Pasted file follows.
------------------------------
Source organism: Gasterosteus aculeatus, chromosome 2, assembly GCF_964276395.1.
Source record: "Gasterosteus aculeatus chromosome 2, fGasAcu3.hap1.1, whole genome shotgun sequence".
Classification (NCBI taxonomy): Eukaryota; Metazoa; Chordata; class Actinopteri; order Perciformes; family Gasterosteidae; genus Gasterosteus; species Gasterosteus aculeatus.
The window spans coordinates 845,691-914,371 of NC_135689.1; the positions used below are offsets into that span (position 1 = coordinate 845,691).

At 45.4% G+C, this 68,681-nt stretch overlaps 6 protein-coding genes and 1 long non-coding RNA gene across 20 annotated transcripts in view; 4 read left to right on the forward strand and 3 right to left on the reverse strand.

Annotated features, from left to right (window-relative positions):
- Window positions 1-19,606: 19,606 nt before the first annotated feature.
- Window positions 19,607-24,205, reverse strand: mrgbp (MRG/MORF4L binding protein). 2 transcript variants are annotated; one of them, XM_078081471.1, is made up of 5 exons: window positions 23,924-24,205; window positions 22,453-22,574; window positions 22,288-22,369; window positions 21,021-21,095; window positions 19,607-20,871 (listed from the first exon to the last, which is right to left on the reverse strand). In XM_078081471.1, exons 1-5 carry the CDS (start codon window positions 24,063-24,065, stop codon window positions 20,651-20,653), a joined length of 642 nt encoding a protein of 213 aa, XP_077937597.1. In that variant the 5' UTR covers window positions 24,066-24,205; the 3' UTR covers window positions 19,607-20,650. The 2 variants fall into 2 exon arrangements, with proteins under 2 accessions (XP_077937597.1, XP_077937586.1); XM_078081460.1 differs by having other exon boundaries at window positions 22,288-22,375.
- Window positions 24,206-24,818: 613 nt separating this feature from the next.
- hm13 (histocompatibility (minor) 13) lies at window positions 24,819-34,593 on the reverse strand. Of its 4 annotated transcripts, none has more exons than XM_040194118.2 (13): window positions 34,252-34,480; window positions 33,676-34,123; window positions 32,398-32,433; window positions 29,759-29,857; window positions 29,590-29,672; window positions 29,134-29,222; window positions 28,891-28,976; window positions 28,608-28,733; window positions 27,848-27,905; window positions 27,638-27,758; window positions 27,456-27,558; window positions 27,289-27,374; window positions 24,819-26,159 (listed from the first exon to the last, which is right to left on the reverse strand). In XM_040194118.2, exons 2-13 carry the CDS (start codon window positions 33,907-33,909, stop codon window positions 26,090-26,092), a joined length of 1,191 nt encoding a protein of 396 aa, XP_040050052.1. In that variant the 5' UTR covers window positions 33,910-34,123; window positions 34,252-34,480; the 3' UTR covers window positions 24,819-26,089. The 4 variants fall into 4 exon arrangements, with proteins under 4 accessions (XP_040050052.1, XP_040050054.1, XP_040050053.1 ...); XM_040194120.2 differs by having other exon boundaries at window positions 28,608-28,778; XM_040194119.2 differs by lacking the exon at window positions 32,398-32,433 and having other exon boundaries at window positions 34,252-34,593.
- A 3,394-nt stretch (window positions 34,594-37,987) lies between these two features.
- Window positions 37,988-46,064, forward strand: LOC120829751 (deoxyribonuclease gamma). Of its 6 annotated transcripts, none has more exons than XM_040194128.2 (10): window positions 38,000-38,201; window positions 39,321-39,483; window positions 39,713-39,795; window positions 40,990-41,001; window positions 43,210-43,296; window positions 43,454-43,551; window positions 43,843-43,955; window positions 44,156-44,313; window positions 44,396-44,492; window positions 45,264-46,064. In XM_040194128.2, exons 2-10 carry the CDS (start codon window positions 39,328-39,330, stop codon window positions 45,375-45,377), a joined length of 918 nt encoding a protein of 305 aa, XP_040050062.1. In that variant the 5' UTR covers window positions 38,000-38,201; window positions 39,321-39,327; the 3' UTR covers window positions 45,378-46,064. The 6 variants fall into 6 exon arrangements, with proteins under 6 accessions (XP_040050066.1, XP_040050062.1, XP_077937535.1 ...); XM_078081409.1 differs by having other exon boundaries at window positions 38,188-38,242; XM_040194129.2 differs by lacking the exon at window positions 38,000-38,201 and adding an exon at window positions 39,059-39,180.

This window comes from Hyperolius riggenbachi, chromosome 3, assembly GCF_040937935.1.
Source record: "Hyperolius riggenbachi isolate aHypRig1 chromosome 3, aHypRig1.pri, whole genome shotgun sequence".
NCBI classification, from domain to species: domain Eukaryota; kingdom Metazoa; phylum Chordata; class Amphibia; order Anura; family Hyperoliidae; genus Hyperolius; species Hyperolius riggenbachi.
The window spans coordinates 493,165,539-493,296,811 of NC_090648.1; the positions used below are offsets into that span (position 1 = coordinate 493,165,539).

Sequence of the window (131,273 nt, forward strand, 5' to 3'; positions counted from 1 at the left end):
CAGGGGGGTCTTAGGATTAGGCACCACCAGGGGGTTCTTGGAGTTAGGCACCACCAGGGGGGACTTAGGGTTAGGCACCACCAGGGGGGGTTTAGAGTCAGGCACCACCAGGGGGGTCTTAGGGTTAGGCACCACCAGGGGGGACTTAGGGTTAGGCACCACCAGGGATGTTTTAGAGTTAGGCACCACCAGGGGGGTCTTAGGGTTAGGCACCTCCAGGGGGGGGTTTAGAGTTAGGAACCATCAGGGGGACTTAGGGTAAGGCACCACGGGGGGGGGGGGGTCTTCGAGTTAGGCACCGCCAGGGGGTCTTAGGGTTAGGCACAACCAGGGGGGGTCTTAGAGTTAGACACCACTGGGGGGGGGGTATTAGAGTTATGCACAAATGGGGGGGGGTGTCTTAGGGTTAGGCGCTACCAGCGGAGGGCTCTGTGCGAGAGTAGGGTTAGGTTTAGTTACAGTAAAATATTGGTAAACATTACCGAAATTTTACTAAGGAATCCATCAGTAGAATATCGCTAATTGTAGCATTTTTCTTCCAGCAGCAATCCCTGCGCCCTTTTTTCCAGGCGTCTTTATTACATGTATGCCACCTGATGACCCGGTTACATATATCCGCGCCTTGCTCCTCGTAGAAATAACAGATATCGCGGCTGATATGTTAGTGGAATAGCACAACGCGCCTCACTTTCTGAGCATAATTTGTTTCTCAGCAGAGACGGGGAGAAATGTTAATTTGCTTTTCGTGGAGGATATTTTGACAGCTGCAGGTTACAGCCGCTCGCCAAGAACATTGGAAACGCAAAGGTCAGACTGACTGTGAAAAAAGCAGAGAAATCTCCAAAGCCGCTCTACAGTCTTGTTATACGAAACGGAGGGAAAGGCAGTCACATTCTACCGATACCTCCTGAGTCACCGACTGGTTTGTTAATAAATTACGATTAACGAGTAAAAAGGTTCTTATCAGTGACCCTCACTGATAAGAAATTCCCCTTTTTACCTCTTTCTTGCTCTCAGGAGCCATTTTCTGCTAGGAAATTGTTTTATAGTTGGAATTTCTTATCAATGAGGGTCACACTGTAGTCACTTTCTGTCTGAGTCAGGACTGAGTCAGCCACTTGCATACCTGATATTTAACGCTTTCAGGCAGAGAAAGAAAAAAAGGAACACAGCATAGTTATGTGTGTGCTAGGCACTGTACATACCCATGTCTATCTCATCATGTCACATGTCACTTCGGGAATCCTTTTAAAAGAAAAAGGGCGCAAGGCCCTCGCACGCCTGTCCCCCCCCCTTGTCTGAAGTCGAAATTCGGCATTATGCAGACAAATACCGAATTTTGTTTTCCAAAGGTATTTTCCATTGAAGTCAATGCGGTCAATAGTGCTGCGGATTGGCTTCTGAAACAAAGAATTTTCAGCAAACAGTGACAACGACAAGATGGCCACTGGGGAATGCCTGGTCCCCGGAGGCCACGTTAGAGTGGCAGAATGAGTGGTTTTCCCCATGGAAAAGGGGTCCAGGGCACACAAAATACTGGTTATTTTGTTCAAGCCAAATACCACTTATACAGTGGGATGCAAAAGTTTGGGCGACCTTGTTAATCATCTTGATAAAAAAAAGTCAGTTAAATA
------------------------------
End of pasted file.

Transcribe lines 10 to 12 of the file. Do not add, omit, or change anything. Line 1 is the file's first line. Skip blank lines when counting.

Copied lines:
- hm13 (histocompatibility (minor) 13) lies at window positions 24,819-34,593 on the reverse strand. Of its 4 annotated transcripts, none has more exons than XM_040194118.2 (13): window positions 34,252-34,480; window positions 33,676-34,123; window positions 32,398-32,433; window positions 29,759-29,857; window positions 29,590-29,672; window positions 29,134-29,222; window positions 28,891-28,976; window positions 28,608-28,733; window positions 27,848-27,905; window positions 27,638-27,758; window positions 27,456-27,558; window positions 27,289-27,374; window positions 24,819-26,159 (listed from the first exon to the last, which is right to left on the reverse strand). In XM_040194118.2, exons 2-13 carry the CDS (start codon window positions 33,907-33,909, stop codon window positions 26,090-26,092), a joined length of 1,191 nt encoding a protein of 396 aa, XP_040050052.1. In that variant the 5' UTR covers window positions 33,910-34,123; window positions 34,252-34,480; the 3' UTR covers window positions 24,819-26,089. The 4 variants fall into 4 exon arrangements, with proteins under 4 accessions (XP_040050052.1, XP_040050054.1, XP_040050053.1 ...); XM_040194120.2 differs by having other exon boundaries at window positions 28,608-28,778; XM_040194119.2 differs by lacking the exon at window positions 32,398-32,433 and having other exon boundaries at window positions 34,252-34,593.
- A 3,394-nt stretch (window positions 34,594-37,987) lies between these two features.
- Window positions 37,988-46,064, forward strand: LOC120829751 (deoxyribonuclease gamma). Of its 6 annotated transcripts, none has more exons than XM_040194128.2 (10): window positions 38,000-38,201; window positions 39,321-39,483; window positions 39,713-39,795; window positions 40,990-41,001; window positions 43,210-43,296; window positions 43,454-43,551; window positions 43,843-43,955; window positions 44,156-44,313; window positions 44,396-44,492; window positions 45,264-46,064. In XM_040194128.2, exons 2-10 carry the CDS (start codon window positions 39,328-39,330, stop codon window positions 45,375-45,377), a joined length of 918 nt encoding a protein of 305 aa, XP_040050062.1. In that variant the 5' UTR covers window positions 38,000-38,201; window positions 39,321-39,327; the 3' UTR covers window positions 45,378-46,064. The 6 variants fall into 6 exon arrangements, with proteins under 6 accessions (XP_040050066.1, XP_040050062.1, XP_077937535.1 ...); XM_078081409.1 differs by having other exon boundaries at window positions 38,188-38,242; XM_040194129.2 differs by lacking the exon at window positions 38,000-38,201 and adding an exon at window positions 39,059-39,180.